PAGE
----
In general, when Defense Department leaders alert Congress to a national-security threat, we expect Republican lawmakers to take it seriously. Rebecca Leber reported this week, however, Pentagon concerns about climate change affecting military operations are being ignored by GOP officials.
At a Senate Foreign Relations Committee hearing [on Tuesday], a Department of Defense representative laid out how climate change is exposing its infrastructure in coastal and Arctic regions to rising sea levels and extreme weather, and that it's even impacting decisions like which types of weapons the Pentagon buys. This is only the latest in a series of recent warnings from the military, which raised the issue as far back as George W. Bush's second term.
In March, the Pentagon warned, in its Quadrennial Defense Review, that the effects of climate change "are threat multipliers that will aggravate stressors abroad such as poverty, environmental degradation, political instability, and social tensions -- conditions that can enable terrorist activity and other forms of violence." In other words, increased drought and water shortages are likely to trigger fighting over limited resources.
What's striking is the Republicans' indifference. In fact, it's worse than indifference -- GOP lawmakers aren't just ignoring the Pentagon's concerns about climate and national security; they're actually pushing hard in the other direction.
Kate Sheppard noted a few months ago that House Republicans "passed an amendment to the National Defense Authorization bill ... that would bar the Department of Defense from using funds to assess climate change and its implications for national security."
Rep. David McKinley (R-W.Va.), the sponsor of the measure, argued at the time, "The climate is obviously changing; it has always been changing. With all the unrest around the [world], why should Congress divert funds from the mission of our military and national security to support a political ideology?"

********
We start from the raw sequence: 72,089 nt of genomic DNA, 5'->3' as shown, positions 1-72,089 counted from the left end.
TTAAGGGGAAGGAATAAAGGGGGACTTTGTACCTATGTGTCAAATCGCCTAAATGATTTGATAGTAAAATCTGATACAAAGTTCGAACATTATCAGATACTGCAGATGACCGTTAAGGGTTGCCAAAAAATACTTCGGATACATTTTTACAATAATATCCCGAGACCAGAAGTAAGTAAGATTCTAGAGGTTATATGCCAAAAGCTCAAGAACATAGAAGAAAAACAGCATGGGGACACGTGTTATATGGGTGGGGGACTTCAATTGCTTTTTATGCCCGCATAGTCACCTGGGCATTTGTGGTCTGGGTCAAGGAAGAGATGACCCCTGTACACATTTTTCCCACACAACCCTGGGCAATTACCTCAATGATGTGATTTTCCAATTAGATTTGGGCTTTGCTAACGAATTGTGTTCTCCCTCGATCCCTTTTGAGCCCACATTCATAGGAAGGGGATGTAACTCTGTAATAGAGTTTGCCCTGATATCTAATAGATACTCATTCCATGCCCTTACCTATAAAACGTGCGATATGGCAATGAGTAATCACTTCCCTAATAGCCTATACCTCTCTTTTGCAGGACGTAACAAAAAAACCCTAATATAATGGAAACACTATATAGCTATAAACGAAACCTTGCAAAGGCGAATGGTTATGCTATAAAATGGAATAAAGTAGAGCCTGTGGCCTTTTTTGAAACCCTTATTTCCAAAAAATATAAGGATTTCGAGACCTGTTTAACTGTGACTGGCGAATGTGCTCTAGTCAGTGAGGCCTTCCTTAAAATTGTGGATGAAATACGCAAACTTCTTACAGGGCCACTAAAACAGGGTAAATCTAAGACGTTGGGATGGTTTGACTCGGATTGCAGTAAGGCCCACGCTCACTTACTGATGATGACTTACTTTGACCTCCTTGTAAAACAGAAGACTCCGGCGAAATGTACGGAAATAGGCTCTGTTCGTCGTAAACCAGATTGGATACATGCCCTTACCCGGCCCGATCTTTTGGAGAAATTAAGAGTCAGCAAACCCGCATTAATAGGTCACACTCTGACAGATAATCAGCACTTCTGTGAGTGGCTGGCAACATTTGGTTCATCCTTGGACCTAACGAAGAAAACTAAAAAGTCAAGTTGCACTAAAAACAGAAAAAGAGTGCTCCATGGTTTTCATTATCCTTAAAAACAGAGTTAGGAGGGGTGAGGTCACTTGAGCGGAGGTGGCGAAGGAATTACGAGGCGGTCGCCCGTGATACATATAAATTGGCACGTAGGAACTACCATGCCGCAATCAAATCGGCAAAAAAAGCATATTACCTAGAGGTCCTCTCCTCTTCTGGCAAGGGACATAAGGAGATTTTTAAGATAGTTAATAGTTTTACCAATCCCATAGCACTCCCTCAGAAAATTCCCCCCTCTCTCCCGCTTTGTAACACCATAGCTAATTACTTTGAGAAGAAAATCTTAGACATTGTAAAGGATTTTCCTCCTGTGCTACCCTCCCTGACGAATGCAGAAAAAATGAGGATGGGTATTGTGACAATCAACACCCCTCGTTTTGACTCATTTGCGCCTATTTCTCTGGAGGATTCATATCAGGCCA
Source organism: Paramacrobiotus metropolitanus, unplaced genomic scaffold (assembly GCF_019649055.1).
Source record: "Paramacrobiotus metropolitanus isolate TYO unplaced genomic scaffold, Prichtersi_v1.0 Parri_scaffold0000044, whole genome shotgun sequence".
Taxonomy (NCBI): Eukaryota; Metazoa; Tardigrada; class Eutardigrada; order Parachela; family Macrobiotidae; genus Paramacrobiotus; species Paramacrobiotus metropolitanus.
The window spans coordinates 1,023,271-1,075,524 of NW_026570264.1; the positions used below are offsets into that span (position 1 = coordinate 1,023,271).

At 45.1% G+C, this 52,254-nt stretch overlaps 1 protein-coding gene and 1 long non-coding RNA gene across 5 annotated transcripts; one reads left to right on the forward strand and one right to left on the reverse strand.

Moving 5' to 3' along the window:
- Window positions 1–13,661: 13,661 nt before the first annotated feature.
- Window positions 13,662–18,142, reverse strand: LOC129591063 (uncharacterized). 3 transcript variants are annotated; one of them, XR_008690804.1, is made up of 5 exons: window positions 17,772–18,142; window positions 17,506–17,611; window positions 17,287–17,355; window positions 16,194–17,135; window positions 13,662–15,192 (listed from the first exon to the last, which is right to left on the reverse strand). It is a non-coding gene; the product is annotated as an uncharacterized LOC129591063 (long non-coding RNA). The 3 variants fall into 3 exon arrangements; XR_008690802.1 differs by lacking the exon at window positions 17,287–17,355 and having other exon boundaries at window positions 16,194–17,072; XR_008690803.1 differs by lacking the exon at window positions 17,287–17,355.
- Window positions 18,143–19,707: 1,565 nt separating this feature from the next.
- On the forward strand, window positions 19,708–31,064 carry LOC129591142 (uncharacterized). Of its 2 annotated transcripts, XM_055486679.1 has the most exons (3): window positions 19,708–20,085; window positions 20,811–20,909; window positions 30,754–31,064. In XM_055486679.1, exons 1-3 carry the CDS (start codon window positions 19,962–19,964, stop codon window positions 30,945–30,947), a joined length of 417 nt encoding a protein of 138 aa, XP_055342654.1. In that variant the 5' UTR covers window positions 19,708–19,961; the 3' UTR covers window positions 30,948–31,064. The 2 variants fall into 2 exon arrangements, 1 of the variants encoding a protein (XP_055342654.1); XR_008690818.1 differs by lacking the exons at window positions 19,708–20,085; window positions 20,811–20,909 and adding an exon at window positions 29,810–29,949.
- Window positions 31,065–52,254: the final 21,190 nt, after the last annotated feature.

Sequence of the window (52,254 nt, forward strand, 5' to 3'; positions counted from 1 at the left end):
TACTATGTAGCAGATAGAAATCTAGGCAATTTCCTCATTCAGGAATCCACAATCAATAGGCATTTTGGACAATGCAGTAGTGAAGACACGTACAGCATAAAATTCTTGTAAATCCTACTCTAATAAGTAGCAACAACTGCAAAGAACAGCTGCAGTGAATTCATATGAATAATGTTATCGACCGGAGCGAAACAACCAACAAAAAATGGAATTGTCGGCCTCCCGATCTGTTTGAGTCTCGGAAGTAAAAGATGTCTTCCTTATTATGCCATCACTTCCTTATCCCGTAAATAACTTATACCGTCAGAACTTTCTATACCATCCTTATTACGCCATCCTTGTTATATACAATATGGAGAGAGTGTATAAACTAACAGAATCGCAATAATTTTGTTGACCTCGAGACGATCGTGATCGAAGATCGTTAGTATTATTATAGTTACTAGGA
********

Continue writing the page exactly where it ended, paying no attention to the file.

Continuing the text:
The answer, of course, is that climate change and national security, whether the right chooses to acknowledge this or not, are inextricably linked. Telling U.S. military leaders they must bury their heads in the sand because congressional Republicans say so won't help.
The Pew Research Center published an interesting poll on the 2014 midterms, which offered a little good news for both parties. But there was one major takeaway that will be of particular significance between now and Election Day.
On the generic congressional ballot, Democrats enjoy a slight edge, 47% to 45%. But as we know, that's not as important as turnout -- the parties were fairly close on the generic ballot in 2010, too, right before Republicans gained 63 House seats and took the majority.
And that's where the results get interesting. Pew found greater Republican enthusiasm about the elections, but the advantage over Democrats is much smaller than four years ago.
What's more, there's still time for Democratic leaders to get their voters in the game -- a point that does not appear to be lost on the party's major players.
"I think Speaker Boehner, by going down the path of this lawsuit, has opened the door to impeachment sometime in the future," White House senior adviser Dan Pfeiffer said at a Washington breakfast [this morning] hosted by the Christian Science Monitor.
Pfeiffer said the lawsuit won't deter Obama's efforts to act via executive authority where Congress won't. He predicted that the president's upcoming executive actions on immigration (which are expected to involve slowing deportations) will "certainly up the likelihood that they'll contemplate impeachment."